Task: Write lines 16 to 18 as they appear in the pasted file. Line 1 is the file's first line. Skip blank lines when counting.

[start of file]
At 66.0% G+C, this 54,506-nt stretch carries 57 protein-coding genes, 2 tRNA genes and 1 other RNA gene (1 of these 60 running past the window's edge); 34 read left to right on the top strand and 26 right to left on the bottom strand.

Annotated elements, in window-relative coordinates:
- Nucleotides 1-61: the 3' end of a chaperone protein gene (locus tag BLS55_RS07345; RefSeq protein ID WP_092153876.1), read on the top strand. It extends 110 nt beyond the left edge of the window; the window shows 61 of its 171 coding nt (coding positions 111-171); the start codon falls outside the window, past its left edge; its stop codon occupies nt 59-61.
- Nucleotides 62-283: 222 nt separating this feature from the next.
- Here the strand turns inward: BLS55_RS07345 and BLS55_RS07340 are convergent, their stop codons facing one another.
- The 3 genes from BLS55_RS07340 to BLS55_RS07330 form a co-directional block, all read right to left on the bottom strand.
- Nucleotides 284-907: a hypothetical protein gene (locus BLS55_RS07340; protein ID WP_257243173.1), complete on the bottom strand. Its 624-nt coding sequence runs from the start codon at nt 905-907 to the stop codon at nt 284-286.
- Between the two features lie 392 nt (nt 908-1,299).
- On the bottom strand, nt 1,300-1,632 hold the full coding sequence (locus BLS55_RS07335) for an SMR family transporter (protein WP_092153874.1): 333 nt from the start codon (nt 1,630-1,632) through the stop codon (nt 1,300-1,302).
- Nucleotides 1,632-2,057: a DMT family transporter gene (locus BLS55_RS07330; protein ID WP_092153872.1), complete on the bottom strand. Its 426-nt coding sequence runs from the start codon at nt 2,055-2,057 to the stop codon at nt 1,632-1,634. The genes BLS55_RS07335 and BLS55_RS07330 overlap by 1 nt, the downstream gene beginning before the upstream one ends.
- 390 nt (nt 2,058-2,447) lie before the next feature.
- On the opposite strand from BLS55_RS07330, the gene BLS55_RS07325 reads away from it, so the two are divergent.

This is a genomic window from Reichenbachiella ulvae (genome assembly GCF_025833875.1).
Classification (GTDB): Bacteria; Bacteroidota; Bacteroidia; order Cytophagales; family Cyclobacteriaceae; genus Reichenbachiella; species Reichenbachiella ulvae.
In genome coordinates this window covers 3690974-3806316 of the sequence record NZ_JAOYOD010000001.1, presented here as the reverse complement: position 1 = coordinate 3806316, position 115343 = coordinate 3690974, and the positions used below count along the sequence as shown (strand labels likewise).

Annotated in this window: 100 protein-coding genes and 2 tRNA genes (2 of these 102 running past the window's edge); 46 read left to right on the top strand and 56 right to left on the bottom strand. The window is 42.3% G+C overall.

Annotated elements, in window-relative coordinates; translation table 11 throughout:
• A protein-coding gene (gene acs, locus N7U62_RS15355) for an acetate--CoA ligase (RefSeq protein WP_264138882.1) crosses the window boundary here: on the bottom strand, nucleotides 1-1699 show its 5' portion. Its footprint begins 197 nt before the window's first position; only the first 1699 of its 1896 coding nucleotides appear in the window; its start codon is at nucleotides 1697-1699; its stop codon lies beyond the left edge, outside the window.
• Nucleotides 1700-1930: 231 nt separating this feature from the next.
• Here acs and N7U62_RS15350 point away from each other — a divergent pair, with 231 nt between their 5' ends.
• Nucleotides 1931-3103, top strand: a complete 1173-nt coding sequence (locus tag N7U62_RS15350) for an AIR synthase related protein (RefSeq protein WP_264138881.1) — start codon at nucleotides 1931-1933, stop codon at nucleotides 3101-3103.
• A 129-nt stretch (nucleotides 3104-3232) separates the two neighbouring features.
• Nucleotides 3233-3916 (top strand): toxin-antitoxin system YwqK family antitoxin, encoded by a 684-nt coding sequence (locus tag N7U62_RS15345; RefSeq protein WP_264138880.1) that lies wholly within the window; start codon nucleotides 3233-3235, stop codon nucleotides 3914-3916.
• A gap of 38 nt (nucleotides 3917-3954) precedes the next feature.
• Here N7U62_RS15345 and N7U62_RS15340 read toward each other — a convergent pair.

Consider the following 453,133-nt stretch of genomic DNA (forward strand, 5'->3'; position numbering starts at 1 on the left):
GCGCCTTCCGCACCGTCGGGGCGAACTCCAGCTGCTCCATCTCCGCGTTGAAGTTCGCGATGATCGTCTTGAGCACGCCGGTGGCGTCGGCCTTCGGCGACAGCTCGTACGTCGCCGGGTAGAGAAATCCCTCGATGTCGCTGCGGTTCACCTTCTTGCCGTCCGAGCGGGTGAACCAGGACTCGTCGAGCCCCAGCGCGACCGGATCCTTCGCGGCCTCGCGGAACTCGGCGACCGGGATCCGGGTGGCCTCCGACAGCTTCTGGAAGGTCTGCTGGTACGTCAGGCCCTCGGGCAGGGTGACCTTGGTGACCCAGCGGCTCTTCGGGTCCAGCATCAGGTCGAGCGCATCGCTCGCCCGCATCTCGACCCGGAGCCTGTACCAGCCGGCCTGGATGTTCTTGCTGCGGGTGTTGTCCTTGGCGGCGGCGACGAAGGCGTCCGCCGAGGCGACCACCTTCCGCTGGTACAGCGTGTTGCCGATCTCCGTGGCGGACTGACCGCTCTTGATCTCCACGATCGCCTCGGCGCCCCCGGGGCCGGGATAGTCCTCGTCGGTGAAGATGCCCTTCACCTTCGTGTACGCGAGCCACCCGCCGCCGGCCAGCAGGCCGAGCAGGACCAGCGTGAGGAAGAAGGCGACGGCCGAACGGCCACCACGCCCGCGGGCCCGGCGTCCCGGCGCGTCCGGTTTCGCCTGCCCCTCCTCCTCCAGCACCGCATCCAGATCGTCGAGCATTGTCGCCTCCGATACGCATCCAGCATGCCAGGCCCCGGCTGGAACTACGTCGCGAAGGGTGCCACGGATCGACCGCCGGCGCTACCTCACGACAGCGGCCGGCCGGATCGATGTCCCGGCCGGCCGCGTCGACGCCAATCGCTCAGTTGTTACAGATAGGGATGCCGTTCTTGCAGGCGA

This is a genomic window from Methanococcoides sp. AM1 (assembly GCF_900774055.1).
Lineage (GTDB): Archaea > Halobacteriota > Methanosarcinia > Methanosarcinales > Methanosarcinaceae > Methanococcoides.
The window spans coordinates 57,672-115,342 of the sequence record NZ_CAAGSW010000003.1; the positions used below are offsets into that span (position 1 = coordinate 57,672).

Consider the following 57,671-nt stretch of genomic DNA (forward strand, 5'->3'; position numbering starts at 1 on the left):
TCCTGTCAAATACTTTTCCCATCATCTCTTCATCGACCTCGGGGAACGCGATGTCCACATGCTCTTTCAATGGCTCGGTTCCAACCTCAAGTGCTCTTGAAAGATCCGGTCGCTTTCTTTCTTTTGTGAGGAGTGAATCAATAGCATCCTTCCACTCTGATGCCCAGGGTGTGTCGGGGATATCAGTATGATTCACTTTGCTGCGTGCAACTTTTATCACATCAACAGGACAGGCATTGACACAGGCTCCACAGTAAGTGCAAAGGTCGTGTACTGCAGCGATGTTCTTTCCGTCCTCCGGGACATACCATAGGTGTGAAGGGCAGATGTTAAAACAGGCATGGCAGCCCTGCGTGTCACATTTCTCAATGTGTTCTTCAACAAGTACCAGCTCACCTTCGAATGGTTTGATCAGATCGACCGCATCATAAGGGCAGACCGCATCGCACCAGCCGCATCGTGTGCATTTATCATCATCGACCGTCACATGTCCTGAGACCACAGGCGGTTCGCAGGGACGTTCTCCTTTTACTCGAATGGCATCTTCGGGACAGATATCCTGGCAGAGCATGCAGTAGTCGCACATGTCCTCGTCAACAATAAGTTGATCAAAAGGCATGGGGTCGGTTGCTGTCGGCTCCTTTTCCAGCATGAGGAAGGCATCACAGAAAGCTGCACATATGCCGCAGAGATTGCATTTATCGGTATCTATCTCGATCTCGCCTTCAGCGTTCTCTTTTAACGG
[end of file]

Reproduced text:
Annotated in this window: 100 protein-coding genes and 2 tRNA genes (2 of these 102 running past the window's edge); 46 read left to right on the top strand and 56 right to left on the bottom strand. The window is 42.3% G+C overall.

Annotated elements, in window-relative coordinates; translation table 11 throughout:
• A protein-coding gene (gene acs, locus N7U62_RS15355) for an acetate--CoA ligase (RefSeq protein WP_264138882.1) crosses the window boundary here: on the bottom strand, nucleotides 1-1699 show its 5' portion. Its footprint begins 197 nt before the window's first position; only the first 1699 of its 1896 coding nucleotides appear in the window; its start codon is at nucleotides 1697-1699; its stop codon lies beyond the left edge, outside the window.